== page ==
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School board to change evaluation policy

January 19, 1999

The Washington County Board of Education is going to change the way it evaluates Schools Superintendent Herman G. Bartlett's job performance.

School Board members said the evaluation process isn't working properly.

"The tool is not a good tool and needs to be changed," Board President Edwin Hayes said Tuesday. "What we're currently doing is not good."

The board also might change the date of the evaluation.

As part of Bartlett's contract, he is guaranteed an evaluation by March 31. That's too soon for the three recently elected board members, who have worked with Bartlett for only two months.

"Could we at least get a job description? I have nothing to base it on," said board member Mary Wilfong.

Other board members agreed it is difficult to assess the superintendent's performance so soon after being elected.

"Just as soon as you walk in, you are expected to do an evaluation," Hayes said later. "That's not fair to the board or the superintendent."

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He said he wants to move the date once the upcoming evaluation is finished.

The board's policy says the superintendent shall have an annual evaluation but it does not specify a date. Hayes recommended moving the date to November. That way, when new board members take their seats in December 2000, they will not have to evaluate Bartlett for a year.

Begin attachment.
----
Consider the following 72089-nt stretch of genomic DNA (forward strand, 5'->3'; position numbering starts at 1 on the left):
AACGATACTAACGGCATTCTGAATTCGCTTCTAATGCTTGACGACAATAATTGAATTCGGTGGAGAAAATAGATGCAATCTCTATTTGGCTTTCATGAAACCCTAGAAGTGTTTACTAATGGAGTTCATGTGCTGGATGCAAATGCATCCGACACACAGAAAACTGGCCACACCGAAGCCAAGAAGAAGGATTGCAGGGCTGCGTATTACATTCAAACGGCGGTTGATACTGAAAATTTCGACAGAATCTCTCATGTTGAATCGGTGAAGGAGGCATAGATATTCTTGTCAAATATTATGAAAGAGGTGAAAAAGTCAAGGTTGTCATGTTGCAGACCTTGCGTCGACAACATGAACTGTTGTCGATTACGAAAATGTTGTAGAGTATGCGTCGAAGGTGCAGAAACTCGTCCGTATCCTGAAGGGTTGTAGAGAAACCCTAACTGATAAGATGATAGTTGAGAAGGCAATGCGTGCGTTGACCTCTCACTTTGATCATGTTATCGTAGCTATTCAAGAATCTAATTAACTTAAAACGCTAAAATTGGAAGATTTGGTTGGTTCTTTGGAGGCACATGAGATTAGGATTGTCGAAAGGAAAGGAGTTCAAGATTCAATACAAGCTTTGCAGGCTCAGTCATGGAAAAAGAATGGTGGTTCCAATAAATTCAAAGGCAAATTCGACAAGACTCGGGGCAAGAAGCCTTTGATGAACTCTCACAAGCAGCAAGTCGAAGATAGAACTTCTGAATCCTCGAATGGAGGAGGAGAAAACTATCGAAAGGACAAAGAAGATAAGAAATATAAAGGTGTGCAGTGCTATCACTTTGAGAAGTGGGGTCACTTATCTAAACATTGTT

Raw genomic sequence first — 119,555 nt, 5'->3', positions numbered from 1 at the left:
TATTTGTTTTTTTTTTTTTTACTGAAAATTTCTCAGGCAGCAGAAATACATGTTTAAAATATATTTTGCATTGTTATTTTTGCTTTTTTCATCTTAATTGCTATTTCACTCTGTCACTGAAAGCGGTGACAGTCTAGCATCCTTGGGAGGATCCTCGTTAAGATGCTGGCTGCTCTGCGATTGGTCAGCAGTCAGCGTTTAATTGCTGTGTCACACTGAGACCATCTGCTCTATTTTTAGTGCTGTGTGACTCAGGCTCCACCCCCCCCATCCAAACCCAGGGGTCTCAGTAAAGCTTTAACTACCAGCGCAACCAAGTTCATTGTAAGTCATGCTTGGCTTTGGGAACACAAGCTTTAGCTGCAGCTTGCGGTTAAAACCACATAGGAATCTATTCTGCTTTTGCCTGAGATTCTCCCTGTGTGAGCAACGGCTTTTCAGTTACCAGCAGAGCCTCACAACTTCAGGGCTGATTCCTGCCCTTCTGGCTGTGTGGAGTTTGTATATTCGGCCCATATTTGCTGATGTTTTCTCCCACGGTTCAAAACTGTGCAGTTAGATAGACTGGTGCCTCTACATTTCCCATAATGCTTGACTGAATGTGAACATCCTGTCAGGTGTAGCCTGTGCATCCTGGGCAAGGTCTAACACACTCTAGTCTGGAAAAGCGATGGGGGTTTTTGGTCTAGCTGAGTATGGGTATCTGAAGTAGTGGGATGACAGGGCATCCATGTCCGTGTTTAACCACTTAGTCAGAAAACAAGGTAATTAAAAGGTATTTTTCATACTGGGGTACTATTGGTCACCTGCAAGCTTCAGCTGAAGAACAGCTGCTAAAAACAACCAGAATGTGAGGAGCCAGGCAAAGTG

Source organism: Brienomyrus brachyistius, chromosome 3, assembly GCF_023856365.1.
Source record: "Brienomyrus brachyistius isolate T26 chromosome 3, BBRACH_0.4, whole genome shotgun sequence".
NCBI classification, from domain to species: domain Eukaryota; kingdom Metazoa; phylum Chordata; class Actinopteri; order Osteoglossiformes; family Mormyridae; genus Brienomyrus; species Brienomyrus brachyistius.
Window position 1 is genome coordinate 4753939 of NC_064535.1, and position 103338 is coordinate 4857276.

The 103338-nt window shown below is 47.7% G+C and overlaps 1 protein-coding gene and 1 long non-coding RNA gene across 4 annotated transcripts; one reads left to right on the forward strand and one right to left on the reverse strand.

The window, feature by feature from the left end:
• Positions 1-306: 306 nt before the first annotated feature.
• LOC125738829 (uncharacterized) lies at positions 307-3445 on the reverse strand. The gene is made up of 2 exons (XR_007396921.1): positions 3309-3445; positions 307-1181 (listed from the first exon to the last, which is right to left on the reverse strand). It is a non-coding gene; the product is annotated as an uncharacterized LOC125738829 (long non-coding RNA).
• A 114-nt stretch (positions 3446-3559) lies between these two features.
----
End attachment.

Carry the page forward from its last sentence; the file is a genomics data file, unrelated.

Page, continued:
Board members are reading through examples of other evaluation processes. They will also seek help at a National School Boards Association conference in April. Hayes said a new process will be in place by July 1.

Committee to study policies

The Washington County Board of Education formed a committee Tuesday to examine its policy on committees.

The School Board's existing policy says it may appoint standing committees annually. It also may create "ad hoc" committees for specific assignments.

Both types of committees are supposed to make recommendations to the board for formal action.

The board has more than 18 committees, including groups like the "citizens advisory committee on nutrition," according to William McKinley, executive director of support services.

During a work session Tuesday morning, Board President Edwin Hayes said it recently became "painfully evident there have been a few changes over time" that may affect those committees.

In some cases, the mission or framework of the committees changed, he said.

"At some point we've got to standardize this so people understand what they're getting involved with," he said.

Hayes asked School Board Vice President Paul Bailey to work with board members Andrew Humphreys and Herbert Hardin. The three will examine the board's policy and regulations on committees and make recommendations to bring them up to date.

Bailey said the committee will finish the job in a month.

- Bruce Hamilton

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